7 – Acknowledge mission accomplished. When it's all done, believe you did what you felt was best. What the enemy meant for evil, God is truly turning it for good. Studies have shown that although some perpetrators denied the violence when confronted, the survivors did not regret the confrontation. Moreover, some reported the long-term benefit of overcoming their faces and can better face other difficult situations (Cameron, 1994; Paige & Thornton, 2015).
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Agosta, C., & Loring, M. (1988). Understanding and treating the adult retrospective victim of child abuse. In S.M. Sgroi, Vulnerable populations (Vol. 1). Lexington, MA: Lexington Books.
Bass, E., & Davis, L. (1988). The courage to heal New York: Harper & Row.
Briere, J. (1989). Therapv for adults molested as children: Beyond survival. New York: Springer.
Blume, E.S. (1990). Secret Survivors: Uncovering incest and its aftereffects in women. New York: Ballantine Books.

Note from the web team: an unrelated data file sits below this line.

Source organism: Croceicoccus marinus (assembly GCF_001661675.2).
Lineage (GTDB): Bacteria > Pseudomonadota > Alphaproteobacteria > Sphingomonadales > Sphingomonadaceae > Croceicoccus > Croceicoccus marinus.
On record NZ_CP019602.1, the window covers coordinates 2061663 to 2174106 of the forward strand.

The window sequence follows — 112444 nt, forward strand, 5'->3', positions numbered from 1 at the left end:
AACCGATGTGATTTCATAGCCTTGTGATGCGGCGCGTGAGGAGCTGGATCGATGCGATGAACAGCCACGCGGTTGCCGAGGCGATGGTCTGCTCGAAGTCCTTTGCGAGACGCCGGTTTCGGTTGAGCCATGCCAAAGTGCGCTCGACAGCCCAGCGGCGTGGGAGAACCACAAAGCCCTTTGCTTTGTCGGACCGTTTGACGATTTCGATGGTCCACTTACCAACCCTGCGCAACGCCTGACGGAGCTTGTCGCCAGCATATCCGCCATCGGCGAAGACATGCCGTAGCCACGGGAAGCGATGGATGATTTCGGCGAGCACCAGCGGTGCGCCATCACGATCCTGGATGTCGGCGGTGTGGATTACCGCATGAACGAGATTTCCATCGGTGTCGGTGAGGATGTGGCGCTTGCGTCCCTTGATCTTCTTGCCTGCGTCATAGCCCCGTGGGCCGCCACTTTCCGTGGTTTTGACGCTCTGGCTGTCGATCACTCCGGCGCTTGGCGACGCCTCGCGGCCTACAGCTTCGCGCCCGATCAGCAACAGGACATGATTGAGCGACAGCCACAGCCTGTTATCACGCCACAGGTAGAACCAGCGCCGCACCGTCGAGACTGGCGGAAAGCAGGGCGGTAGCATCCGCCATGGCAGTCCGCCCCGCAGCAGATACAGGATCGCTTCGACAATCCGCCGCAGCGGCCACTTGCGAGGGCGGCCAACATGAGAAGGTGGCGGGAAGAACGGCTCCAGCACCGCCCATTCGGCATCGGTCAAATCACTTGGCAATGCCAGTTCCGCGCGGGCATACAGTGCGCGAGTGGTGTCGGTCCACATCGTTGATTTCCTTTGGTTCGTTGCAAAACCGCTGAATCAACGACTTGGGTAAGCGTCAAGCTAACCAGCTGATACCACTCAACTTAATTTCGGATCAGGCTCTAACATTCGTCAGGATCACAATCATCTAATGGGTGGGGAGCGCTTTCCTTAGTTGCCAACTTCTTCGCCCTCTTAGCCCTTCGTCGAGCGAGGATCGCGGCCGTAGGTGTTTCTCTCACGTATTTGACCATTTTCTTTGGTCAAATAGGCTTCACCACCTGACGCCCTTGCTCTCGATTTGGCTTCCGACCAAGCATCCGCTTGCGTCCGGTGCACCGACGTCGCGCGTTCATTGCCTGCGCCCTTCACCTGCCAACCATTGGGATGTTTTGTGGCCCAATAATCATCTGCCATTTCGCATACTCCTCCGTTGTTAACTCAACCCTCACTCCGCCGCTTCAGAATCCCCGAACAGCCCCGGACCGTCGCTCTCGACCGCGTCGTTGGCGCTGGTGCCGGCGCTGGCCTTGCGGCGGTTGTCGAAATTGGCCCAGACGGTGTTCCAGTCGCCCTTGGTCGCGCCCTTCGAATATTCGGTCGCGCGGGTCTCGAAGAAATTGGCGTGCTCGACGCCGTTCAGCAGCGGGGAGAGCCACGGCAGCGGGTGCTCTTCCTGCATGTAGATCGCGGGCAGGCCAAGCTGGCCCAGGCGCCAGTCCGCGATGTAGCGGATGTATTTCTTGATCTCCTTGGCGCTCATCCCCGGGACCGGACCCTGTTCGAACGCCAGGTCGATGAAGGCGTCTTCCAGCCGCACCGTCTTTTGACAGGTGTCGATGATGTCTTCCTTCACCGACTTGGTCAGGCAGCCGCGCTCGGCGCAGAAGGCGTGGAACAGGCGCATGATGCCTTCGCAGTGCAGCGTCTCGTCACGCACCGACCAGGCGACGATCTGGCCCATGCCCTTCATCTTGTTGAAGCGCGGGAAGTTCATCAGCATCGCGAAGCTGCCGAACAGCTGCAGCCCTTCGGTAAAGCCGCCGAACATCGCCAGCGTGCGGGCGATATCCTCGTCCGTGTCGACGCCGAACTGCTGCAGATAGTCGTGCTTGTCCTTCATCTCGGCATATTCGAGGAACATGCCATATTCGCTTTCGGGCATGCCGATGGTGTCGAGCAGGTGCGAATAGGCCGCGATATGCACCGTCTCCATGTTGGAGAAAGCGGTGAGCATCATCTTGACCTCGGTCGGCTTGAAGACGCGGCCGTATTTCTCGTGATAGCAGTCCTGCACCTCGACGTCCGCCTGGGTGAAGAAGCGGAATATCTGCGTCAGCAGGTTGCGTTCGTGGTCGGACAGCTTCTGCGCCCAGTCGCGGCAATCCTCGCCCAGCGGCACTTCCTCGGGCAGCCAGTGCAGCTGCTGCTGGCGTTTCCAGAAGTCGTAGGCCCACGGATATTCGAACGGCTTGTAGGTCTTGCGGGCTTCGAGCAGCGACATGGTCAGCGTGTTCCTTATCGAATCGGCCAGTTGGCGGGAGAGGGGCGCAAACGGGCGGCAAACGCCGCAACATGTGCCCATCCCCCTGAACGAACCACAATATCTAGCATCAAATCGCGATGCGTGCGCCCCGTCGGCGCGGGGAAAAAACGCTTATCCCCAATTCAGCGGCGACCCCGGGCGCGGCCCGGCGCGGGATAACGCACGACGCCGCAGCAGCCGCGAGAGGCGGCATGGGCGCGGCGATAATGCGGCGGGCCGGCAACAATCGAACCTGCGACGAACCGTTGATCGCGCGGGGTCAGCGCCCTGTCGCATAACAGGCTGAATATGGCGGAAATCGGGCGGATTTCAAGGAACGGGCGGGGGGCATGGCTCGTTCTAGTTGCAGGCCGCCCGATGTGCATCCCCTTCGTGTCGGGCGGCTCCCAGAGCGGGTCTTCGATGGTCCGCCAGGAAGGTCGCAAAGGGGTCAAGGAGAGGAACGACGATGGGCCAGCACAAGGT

Cameron, C. (1994). Women survivors confronting their abusers: Issues, decisions, and outcomes. Journal of Child Sexual Abuse, 3(1), 7–36. doi: 10.1300/J070v03n01_02
Leclerc, B., & Wortley, R. (2015). Predictors of victim disclosure in child sexual abuse: Additional evidence from a sample of incarcerated adult sex offenders. Child Abuse & Neglect, 43, 104– 111. doi: 10.1016/j.chiabu.2015.03.003
Paige, J., & Thornton, J. (2015). Healing from Intrafamilial Child Sexual Abuse: The Role of Relational Processes between Survivor and Offender. Children Australia, 40(03), 242–259. doi: 10.1017/cha.2015.21
Þorsteindóttir, E. J. (2017, June). Survivors of Sexual Violence Confronting their Perpetrators. https://skemman.is/bitstream/1946/28387/1/Survivors%20Confronting%20Perpetrators.pdf.
Roush, D. J. (1998). A qualitative study of sex abuse survivors’ experience of confronting the perpetrator. http://hdl.handle.net/2346/10384